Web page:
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United States Department of Agriculture

Agricultural Research Service

Research Project: OBJECT MODELING AND SCALING OF LANDSCAPE PROCESSES AND CONSERVATION EFFECTS IN AGRICULTURAL SYSTEMS

Location: Agricultural Systems Research Unit

Title: Effective soil hydraulic properties in space and time: some field data analysis and modeling concepts

Authors
item Green, Timothy
item Ahuja, Lajpat
item Ma, Liwang
item Ascough, James
item Dunn, Gale

Submitted to: Agronomy Society of America, Crop Science Society of America, Soil Science Society of America Meeting
Publication Type: Abstract Only
Publication Acceptance Date: June 1, 2010
Publication Date: November 1, 2010
Citation: Green, T.R., Ahuja, L.R., Ma, L., Ascough II, J.C., Dunn, G.H. Effective Soil Hydraulic Properties in Space and Time: Some Field Data Analysis and Modeling Concepts. Agronomy Society of America, Crop Science Society of America, Soil Science Society of America Meeting. Paper No. 61385.

Interpretive Summary: Soil hydraulic properties, which control surface fluxes and storage of water and chemicals in the soil profile, vary in space and time. Spatial variability above the measurement scale must be upscaled appropriately to determine “effective” hydraulic properties at scales of interest for spatial elements in process simulation models. In this presentation, field-saturated hydraulic conductivity from steady infiltration measurements at 150 “points” will be compared with vertically averaged hydraulic conductivity estimated from soil water contents measured two days after infiltration and at saturation. We apply a method developed previously using generated soil properties for computing hydraulic properties of spatially heterogeneous soils to preserve a real-averaged infiltration and vertical soil-water redistribution. The resulting effective soil hydraulic properties will be analyzed over the field and at ten landscape positions with implications for spatial modeling. Individual soils and their upscaled properties will likely change temporally due to tillage, cropping, rainfall, and freeze-thaw events. Soil dynamics associated with such events can be simulated numerically, but temporal measurements are limited, particularly over a range of spatial scales and landscape positions. Ideas for integrating future measurement and modeling will be discussed in light of the data and upscaling analyses to date.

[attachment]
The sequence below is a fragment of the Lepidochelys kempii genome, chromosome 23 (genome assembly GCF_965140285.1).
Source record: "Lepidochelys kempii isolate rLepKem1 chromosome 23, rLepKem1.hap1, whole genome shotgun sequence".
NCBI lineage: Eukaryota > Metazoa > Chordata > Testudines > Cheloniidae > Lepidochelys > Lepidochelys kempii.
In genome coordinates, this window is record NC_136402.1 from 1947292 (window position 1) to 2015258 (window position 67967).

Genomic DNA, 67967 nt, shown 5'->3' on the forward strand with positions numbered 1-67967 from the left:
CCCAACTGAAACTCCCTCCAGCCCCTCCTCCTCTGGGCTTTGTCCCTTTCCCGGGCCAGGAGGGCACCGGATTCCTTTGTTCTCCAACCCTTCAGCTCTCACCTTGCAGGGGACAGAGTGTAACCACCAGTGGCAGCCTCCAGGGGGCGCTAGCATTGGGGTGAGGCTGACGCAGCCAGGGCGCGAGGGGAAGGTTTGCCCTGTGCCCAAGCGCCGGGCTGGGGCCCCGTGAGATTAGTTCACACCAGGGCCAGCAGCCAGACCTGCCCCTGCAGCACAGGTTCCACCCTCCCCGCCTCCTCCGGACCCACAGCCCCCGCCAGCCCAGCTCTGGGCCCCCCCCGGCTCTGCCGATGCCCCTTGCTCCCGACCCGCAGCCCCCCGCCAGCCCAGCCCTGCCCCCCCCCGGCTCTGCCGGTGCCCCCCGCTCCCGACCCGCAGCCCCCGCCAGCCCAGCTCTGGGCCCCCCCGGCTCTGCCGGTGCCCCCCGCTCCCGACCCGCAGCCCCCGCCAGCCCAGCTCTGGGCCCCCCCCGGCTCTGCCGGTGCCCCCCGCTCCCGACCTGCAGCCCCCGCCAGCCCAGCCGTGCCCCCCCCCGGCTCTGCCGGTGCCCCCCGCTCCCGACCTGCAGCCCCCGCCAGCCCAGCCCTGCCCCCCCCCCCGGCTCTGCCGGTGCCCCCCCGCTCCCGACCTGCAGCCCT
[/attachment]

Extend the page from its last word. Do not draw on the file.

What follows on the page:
Technical Abstract: Soil hydraulic properties, which control surface fluxes and storage of water and chemicals in the soil profile, vary in space and time. Spatial variability above the measurement scale (e.g., soil area of 0.07 m2 or support volume of 14 L) must be upscaled appropriately to determine “effective” hydraulic properties at scales of interest (e.g., areas from 1 m2 to 1 ha) for spatial elements in process simulation models. In this presentation, field-saturated hydraulic conductivity from steady infiltration measurements at 150 “points” will be compared with vertically averaged hydraulic conductivity estimated from soil water contents in 0-0.1 and 0.1-0.2 m intervals measured two days after infiltration and at saturation. We apply a method developed previously using generated soil properties for computing hydraulic properties of spatially heterogeneous soils to preserve a real-averaged infiltration and vertical soil-water redistribution. The resulting effective soil hydraulic properties will be analyzed over the field and at ten landscape positions with implications for spatial modeling. Individual soils and their upscaled properties will likely change temporally due to tillage, cropping, rainfall, and freeze-thaw events. Soil dynamics associated with such events can be simulated numerically, but temporal measurements are limited, particularly over a range of spatial scales and landscape positions. Ideas for integrating future measurement and modeling will be discussed in light of the data and upscaling analyses to date.

Last Modified: 4/17/2014
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